How do you complement individual member company’s own marketing efforts, is there a common overall strategy?
We don’t promote individual companies but what we try to do is promote special solutions that German technologies can help with in different countries. That is what we do by holding conferences in those countries and travelling and visiting, and what I do is talk to governments and other representatives. I undertake tours and try to send experts to other countries to address certain topics through our members.
Sometimes we also play a part where we send some employees to do coordination work on those projects, but not in an operative or management placement, just to help facilitate networking and provide know-how.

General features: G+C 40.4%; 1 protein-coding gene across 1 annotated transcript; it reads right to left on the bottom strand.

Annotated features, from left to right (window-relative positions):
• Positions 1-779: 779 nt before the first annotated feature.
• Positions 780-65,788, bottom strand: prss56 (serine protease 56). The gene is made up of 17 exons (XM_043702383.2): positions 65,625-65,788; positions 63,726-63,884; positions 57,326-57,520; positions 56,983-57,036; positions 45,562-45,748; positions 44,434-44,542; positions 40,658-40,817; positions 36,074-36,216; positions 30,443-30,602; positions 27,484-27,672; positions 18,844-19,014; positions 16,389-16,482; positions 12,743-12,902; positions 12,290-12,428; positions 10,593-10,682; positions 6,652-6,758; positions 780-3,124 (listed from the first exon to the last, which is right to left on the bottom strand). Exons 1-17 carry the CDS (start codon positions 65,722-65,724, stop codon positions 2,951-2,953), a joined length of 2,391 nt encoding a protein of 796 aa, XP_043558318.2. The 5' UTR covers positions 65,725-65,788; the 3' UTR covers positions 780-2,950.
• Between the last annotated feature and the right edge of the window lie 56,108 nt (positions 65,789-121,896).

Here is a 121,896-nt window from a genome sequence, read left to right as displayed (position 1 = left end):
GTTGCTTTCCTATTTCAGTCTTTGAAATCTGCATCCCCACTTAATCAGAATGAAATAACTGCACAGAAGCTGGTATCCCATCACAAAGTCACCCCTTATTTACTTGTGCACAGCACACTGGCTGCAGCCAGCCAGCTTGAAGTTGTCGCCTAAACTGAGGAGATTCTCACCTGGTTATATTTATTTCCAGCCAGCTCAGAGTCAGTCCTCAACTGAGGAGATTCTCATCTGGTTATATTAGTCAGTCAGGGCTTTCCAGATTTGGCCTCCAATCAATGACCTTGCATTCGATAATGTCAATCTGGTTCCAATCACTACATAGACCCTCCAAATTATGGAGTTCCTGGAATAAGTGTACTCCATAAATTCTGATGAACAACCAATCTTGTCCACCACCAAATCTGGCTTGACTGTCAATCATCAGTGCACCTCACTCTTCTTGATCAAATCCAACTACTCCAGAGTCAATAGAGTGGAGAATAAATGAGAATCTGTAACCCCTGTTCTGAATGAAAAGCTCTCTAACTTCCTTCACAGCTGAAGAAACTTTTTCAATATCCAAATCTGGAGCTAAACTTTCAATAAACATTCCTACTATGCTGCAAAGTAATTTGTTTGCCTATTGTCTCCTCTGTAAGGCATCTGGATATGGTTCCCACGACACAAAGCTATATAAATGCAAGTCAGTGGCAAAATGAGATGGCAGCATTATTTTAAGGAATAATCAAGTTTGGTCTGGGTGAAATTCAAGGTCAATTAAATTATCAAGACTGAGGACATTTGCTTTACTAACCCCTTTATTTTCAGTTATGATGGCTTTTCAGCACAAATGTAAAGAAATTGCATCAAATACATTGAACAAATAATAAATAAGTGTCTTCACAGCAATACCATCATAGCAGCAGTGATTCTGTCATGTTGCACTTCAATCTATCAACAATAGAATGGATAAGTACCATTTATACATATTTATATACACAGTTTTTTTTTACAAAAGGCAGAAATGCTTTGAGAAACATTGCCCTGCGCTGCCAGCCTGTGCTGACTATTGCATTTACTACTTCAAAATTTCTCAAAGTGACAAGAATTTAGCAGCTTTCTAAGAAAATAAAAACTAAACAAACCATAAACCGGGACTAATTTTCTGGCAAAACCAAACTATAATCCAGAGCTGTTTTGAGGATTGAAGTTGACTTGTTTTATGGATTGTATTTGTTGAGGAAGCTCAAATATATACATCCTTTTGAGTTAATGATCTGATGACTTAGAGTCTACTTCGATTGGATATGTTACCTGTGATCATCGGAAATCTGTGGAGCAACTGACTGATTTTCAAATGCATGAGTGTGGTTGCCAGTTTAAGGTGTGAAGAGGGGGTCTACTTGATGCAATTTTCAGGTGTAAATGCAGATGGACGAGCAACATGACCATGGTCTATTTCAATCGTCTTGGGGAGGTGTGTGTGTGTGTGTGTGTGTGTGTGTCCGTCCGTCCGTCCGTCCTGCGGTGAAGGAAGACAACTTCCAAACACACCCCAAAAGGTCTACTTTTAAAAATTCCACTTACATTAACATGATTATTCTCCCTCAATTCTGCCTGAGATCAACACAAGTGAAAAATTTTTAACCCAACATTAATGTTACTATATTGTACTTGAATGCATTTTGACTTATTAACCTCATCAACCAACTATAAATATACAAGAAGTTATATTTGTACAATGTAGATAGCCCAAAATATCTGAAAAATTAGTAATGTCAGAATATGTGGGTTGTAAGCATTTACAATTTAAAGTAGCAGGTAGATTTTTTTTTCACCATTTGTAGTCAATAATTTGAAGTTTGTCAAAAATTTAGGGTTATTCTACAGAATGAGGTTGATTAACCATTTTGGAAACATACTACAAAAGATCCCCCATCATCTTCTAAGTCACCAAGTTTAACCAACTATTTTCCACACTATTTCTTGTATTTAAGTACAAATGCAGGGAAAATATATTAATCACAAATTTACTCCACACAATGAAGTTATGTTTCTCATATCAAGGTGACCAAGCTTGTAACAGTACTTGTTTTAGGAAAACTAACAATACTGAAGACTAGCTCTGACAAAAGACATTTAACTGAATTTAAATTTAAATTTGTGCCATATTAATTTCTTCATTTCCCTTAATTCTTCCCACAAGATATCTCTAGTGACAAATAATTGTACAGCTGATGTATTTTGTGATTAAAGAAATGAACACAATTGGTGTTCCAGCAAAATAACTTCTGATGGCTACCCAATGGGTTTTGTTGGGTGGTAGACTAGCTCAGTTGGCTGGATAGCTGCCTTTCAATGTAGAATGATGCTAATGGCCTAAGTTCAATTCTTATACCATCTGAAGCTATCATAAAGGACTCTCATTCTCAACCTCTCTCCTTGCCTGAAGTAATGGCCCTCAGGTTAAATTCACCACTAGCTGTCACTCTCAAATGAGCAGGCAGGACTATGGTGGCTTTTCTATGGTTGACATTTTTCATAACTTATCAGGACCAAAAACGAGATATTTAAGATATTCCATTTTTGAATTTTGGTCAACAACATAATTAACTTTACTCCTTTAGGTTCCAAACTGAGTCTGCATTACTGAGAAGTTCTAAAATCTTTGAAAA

How do you structure your partnerships between public, private and academia?
We have a lot of members that come from universities and research institutions and a working group on innovation and technology transfer. So we mix industry partners with research partners. We have consultants from technology companies, utilities, and operators. We have the full breadth of what you need to operate and plan water solutions.
What about finance and investment to develop the technology, do you work alongside financial institutions and also development banks when out in the field?
One of the roles that GWP has is to promote German technologies in the water sector to other countries. But to do this, those countries need to have the necessary money. That is the reason why we try and get in contact with all the international financial institutions to find out how we can invest in infrastructure and then Germany can deliver the technologies that are needed.